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When the Surgeon Was an Uneducated Barber (nautil.us)
47 points by samizdis on Aug 2, 2022 | hide | past | favorite | 27 comments

This piece is a pretty good (though a bit all over the place) survey of the history of surgery. My main nitpick is that it's a bit Western-centric in terms of its narrative. William Harvey was predated by ~400 years by Ibn al-Nafis (though I think Harvey's discovery was based on independent work, though I may be wrong since I haven't checked any primary sources on this), who also discovered Galen's mistake. Al-Zahrawi also had an early (10th century) treatise of surgery and surgical instruments [^1]. And the famous al-Razi (Rhazes) also had a treatise on urological procedures (as well depicting the devices for performing some of them)[^2]. It's not as if they were unknown in Europe either, Vesalius published a translation of Rhazes.

[^1]: https://www.gutenberg.org/files/26038/26038-h/26038-h.htm

[^2]: https://muslimheritage.com/paediatric-urology-1000-years-ago...

and no mention of suśruta https://en.wikipedia.org/wiki/Sushruta whose works were copied extensively by Arabs.

Looks like there was a translation of Susrutas book into Arabic. Not sure what citations show "extensive copying".

Surgeons and barber-surgeons have an interesting history in France, although I don't know how well it correlates to what was happening in the rest of Europe.

There was an official brotherhood of surgeons founded in the 13th c. in Paris, made of highly educated members molded in the scholastic tradition. Newcomers had to go through a commission of peers to be inducted as masters.

In parallel, there remained a much more numerous flock of barber-surgeons who weren't well regulated and were for the most part only allowed to do small work.

Because the surgeons were both in regular conflict with the medical doctors (who had higher standing) and the barber-surgeons, the medical faculties ended up opening surgical degrees to barber-surgeons in the early 18th c. which led to their disappearance and the consolidation of surgery as a singular discipline.

Should've mentioned the mandatory tonsure instead of the beard ban as the cause why there were so many barbers around monasteries. Of course it's a minor nitpick but an article that mentions the book Empire of the Scalpel should've pointed out the scalp shaving tradition of the catholic monasteries rather than some boring beard ban. Would've made a better story! I've also heard the church forbid monks from dealing with blood so they taught their barbers who were already familiar with sharp instruments to do the surgeries instead.

It’s fair to wonder: (1) How barbaric today’s techniques will be considered in the future (2) Whether innovation is speeding up when it comes to medicine (3) What the state of the art will be in 40 years in the future

This is, I believe, why British surgeons are properly addressed as Mr/Mrs/Miss/Ms LastName, rather than Dr LastName: originally a way of keeping them in their place (because only physicians were "real" doctors), it has since been adopted as a badge of pride.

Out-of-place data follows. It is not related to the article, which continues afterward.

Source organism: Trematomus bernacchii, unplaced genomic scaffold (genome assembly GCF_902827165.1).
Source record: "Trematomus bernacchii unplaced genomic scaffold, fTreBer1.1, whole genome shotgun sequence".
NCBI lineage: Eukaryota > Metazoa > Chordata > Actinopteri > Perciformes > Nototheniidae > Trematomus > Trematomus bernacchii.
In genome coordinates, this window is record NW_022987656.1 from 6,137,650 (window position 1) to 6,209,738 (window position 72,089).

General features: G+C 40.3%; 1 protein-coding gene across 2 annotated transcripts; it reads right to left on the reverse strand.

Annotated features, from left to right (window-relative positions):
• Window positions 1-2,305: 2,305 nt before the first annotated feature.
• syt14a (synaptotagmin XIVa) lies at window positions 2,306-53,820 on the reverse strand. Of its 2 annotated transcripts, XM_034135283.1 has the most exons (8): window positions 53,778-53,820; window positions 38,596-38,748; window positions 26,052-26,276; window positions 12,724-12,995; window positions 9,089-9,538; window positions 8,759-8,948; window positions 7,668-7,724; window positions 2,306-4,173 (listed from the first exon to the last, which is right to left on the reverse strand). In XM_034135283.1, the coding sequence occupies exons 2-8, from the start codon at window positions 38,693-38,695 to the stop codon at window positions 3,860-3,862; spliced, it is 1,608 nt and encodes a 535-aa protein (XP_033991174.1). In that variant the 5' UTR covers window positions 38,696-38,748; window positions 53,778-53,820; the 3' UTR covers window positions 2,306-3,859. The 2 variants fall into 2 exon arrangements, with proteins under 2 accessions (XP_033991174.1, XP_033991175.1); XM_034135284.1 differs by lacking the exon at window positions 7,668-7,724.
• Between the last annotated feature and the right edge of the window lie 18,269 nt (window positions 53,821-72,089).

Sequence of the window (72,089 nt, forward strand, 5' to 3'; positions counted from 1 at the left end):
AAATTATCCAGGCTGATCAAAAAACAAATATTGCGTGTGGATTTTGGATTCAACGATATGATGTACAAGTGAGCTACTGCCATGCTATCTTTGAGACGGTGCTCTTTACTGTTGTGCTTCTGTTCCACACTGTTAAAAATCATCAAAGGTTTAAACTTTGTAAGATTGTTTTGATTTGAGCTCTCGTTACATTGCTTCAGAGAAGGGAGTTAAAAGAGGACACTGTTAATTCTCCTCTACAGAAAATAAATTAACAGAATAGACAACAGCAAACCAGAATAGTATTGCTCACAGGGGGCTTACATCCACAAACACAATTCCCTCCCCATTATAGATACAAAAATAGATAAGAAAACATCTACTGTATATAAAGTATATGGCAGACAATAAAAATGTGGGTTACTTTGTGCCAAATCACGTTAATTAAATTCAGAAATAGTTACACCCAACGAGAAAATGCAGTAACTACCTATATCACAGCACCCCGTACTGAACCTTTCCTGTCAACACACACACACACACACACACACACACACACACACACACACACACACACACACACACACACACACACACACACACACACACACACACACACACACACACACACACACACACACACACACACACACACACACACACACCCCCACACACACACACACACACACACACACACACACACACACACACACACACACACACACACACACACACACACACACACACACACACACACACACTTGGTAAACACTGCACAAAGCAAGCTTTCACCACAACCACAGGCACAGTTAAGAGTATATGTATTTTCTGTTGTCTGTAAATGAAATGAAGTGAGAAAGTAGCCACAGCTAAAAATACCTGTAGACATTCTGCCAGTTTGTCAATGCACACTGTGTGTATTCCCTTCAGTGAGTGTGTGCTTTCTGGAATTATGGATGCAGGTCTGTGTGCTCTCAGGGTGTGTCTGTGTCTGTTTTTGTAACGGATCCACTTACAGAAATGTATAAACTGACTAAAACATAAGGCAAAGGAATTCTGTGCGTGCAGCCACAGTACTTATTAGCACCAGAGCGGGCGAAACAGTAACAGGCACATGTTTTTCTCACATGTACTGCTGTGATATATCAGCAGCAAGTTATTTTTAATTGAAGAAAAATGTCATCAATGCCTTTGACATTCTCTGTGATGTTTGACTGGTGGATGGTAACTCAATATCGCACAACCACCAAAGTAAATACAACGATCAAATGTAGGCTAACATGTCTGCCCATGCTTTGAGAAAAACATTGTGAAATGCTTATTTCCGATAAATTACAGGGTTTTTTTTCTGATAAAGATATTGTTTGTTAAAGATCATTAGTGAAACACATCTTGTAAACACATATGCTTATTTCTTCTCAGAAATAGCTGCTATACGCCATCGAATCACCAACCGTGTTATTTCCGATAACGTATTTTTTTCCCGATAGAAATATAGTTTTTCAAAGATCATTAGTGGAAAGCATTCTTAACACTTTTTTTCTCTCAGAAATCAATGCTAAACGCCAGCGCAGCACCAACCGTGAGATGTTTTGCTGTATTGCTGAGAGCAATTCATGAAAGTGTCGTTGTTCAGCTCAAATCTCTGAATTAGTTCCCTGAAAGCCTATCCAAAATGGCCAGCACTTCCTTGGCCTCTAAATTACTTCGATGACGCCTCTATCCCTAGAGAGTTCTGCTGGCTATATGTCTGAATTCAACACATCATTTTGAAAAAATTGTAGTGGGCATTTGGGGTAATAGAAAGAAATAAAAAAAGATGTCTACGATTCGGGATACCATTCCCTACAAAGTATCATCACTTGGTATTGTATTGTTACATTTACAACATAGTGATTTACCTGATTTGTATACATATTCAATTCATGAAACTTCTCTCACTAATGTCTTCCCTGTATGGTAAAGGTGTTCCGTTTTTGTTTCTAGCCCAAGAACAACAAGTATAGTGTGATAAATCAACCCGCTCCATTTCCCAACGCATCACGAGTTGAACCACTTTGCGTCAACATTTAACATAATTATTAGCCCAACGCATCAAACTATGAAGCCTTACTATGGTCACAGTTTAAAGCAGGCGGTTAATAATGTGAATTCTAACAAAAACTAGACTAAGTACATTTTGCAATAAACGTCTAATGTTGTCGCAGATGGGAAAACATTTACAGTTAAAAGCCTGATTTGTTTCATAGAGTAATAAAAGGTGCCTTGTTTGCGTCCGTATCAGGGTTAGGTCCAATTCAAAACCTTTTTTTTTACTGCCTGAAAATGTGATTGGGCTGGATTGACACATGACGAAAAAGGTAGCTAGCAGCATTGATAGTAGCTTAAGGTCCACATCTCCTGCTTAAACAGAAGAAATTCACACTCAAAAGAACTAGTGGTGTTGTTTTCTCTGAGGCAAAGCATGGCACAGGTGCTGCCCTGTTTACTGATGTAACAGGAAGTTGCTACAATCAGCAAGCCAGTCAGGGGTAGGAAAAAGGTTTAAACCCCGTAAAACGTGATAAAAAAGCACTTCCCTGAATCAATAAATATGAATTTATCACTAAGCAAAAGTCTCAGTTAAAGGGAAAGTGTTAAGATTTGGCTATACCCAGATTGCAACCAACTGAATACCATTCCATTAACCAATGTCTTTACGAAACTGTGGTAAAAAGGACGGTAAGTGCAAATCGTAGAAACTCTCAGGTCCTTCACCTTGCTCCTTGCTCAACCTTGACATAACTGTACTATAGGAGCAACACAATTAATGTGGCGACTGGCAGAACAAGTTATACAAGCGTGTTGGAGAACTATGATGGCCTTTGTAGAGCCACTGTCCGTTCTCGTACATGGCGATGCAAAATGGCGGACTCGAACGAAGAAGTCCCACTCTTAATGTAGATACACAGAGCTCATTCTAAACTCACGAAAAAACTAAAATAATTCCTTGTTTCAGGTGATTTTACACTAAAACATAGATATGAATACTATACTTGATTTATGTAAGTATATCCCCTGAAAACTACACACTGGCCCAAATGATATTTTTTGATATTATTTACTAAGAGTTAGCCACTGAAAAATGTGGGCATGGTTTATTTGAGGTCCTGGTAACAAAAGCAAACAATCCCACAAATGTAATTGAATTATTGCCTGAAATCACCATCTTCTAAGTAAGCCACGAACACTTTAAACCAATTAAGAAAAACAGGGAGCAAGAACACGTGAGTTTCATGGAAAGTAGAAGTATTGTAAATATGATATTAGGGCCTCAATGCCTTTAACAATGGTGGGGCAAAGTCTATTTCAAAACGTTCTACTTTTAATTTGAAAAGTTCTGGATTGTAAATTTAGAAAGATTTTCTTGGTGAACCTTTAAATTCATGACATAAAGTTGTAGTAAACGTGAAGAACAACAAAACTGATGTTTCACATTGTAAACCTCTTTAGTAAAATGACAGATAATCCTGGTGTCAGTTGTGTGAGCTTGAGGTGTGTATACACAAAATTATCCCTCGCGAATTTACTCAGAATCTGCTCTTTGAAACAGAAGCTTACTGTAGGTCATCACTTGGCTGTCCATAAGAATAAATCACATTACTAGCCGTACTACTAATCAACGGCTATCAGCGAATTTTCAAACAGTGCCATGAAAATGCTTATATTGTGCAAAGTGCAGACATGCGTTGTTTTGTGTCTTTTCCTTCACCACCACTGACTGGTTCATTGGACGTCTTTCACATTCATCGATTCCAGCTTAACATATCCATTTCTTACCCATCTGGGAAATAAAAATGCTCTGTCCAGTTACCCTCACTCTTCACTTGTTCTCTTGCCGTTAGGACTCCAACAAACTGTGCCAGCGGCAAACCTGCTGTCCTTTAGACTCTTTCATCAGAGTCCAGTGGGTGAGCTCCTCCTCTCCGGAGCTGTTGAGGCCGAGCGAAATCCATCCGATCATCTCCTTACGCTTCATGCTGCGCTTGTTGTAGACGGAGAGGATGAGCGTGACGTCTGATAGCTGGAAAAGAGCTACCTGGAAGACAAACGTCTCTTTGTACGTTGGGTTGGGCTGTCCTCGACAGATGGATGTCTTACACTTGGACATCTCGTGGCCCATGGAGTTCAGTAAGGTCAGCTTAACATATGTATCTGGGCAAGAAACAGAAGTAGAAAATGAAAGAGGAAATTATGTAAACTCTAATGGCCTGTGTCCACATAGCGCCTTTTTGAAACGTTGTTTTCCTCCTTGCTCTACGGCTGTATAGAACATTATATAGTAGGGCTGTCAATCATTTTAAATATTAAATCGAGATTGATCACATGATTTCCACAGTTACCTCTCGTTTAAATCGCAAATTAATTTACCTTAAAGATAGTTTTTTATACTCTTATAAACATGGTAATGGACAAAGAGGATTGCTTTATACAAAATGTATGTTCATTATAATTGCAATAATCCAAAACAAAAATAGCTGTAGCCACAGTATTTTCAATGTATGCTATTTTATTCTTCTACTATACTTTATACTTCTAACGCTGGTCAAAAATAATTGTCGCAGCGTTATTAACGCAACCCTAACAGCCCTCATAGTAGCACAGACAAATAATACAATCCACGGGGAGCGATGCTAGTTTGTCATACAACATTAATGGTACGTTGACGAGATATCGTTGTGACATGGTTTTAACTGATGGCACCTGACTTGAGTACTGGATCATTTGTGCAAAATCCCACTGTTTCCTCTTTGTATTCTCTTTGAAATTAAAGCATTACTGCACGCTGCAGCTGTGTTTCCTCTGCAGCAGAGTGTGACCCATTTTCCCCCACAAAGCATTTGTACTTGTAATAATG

It’s funny because they change too. They’re Dr when they first qualify and do general training for a couple of years, then they become Mr/Ms/etc. and then if they do a PhD they will often choose Dr in the academic setting like a conference but continue to use Mr/Ms at work. And then if they’re a professor they might use that both clinically and in academia!

It occurs to me that many here may have never seen this 1978 SNL skit:


There is an excellent book on this that methodically walks the reader through the subject.

Empire of the Scalpel The History of Surgery By Ira Rutkow

>When the surgeon was an uneducated barber

Still is, if you ask many doctors (or unhappy groin mesh or hip replacement patients etc)

Totally off topic but the site has some sort of bug where it triggers a reload infinitely. When I loaded the site up it just endlessly refreshed the page by itself. Seems to be a conflict with some of my extensions because it was able to load fine in an Incognito window.

It is unlikely it was a truly uneducated person. Only a total sociopath would cut up people without any idea how to help them, and they would not stay in business (nor in town) long. There are plenty of valuable things you can learn on the job, and not from books. Surgery was apparently one of them. (Shudder.)

Also: The doctor who proved hand washing before surgery saves lives (in 1846): https://www.npr.org/sections/health-shots/2015/01/12/3756639...

Through the system of surgical residencies, surgery is still something one mostly learns on the job rather than out of books.

Not really. It’s a mixture of theoretical and practical learning which reinforce one another. Simulation is also being brought in although it’s limited by unrealistic models.

> Only a total sociopath would cut up people without any idea how to help them

I dont think its hard to imagine that all it takes is the _belief_ that you know how to help them. Throw in an anecdotal case of it actually "working" one time and I'm sure you get all sorts of "well-meaning" quackery.

>Only a total sociopath would cut up people without any idea how to help them, and they would not stay in business (nor in town) long

Recently posted here the guy who made eye surgery to Bach and Handel comes to mind.

> Only a total sociopath would cut up people without any idea how to help them, and they would not stay in business (nor in town) long